Wednesday, December 11, 2013

New Peeps in the House! Linnie Eggs Have Hatched.

Mama and Papa Linnie. Hen at left is more blue then her mate.
Peeked into the Linnie nest box this morning not expecting to see anything new. We acquired our first pair of Lineolated Parakeets early last summer. After two months to get used to us, I gave them a nest box. They immediately claimed it as their own, and slept in it at night.

But, it was several months before an egg was laid. I expected them to wait until the following Spring, so when I saw attempts at mating, I tried not to get too excited about it. Then when there was an egg, I knew there was a probability that they would be infertile. The previous owner had run into that with them.

Lineolated Parakeet Nest Box from other side of cage.

Our Papa and Mama Linnie had three eggs, but it felt like the wrong time of year for offspring and, even though the house is heated, it's been really cold and icy here lately. However, this morning a tiny baby lay an inch from the mother on its back with an empty crop. I was excited, but concerned. Was it dead? No, it moved slightly. I put the lid back down and left her alone. After about ten minutes I looked in again. Baby was still on its back with an empty crop, obviously cold and unmoving. It would expire if nothing was done and she didn't appear willing to pull him back under her.

Now, this pair is not one of our hand fed Rosy Bourkes, so reaching into the box worried me. But I knew, if necessary, I could hand feed the baby even from day one. I'd done it with Lady Gouldian finches we hatched in a homemade incubator, so day-old Linnie parakeets would be easy by comparison. I reached in and scooped up the baby. Mama Linnie retreated out of the box. Low and behold, under our turquoise blue Lineolated parakeet had been another baby!
Linnie cage and nest box. They share their cage with a
Lady Gouldian hen I hatched in an incubator & hand fed.
I picked it up too. I'd already alerted my husband to this possibility and handed the fuzzy little babies to him. His hands are always warm, mine aren't. He warmed the cold one with the sibling and it began to move slightly, although not with as much energy as the one that had been under its mom. Both began to peep while I prepared a thin mix of Exact Hand Feeding Formula...six parts hot water to one part formula.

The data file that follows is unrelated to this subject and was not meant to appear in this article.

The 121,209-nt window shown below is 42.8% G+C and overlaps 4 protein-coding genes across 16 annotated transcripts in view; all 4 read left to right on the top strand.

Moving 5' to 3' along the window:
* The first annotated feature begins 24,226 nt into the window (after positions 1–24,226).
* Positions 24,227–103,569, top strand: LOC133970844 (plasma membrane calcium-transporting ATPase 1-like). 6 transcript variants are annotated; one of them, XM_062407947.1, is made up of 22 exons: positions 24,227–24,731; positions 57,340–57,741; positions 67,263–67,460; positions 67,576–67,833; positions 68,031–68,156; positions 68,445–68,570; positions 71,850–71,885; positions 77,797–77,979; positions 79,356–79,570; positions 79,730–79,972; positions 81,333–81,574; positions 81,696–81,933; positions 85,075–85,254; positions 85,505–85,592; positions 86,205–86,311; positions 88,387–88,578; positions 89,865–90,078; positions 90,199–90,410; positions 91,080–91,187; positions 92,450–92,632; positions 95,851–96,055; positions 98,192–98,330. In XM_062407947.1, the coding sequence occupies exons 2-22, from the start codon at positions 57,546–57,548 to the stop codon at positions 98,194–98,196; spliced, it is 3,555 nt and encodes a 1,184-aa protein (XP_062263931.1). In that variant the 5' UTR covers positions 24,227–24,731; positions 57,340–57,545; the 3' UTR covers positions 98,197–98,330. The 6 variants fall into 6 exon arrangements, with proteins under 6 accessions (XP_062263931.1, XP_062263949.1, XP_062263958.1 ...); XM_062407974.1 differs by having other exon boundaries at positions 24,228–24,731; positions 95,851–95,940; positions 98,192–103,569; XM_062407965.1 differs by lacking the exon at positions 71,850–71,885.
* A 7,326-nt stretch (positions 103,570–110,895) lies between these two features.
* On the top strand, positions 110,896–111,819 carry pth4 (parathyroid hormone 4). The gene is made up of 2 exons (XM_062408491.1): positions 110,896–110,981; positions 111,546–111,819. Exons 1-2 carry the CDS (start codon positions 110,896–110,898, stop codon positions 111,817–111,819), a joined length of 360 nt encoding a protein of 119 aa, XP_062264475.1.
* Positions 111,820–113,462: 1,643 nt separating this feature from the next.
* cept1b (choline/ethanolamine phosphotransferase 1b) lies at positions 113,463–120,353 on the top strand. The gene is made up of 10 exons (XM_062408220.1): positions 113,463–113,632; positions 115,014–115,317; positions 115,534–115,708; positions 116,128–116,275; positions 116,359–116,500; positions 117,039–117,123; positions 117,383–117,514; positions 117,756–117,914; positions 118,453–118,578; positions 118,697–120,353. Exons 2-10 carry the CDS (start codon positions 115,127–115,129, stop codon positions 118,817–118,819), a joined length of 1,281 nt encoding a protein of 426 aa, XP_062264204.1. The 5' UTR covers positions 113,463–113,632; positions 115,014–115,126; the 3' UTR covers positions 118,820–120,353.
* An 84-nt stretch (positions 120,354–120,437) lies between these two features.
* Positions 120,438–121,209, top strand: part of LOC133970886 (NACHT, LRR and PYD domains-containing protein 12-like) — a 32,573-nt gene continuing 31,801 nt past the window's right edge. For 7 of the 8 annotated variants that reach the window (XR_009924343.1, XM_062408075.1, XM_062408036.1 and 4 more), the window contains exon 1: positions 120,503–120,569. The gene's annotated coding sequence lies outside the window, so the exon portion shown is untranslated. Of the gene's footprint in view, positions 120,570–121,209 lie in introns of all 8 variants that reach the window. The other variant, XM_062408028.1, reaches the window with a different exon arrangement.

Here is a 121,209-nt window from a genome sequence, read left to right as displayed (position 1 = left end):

Both babies ate like crazy. Now, should I put them back? Their mother had returned to the box and was sitting on the remaining egg. Would she hurt these if I returned them? I'd heard one horror story of that happening with a pair of Linnies. But, this pair seem so friendly and not flighty. To hand feed this young would mean feeding them every two hours for over a week.

What eventually helped me decide is that next week we have to make a 3-hour trip out of town to a doctor appointment, then drive three hours back. That's too long to leave them unfed. Taking them with us was a possibility...I've actually done that before. But, it's such a lot of trouble at this time of year when it's so cold. When I did it before I carried a thermos of very hot water, which worked for the first travel feeding and after that it cooled down and I had to reheat the water in a convenience store's microwave before mixing the formula. This time of year, keeping everything warm would be an issue.

Here is our beautiful cobalt blue Linnie, "Blue."
He or she will hopefully get a mate out of the other pair.
So, back into the nest box went my hand with the two babies in it. Mama Linnie immediately exited. I snuggled the babies feet side down next to the egg and closed the lid. Very shortly after, she returned to the box. When I looked inside she was covering everyone. Later, Papa Linnie joined her. Hopefully, they are feeding their offspring as well as keeping them warm.

On the stove, I'm boiling eggs to make fresh egg food mixture to encourage them to keep themselves and their babies strong.

So, Hip, Hip, Hurray! Baby Linnies! Maybe our cobalt blue, hand fed and noisy "Blue" will have a future mate from this clutch. It's what we'd hoped for.
Blue shares a cage with a tame Rosy Bourke bachelor
until they both find a suitable mate.
Peace & Blessings!


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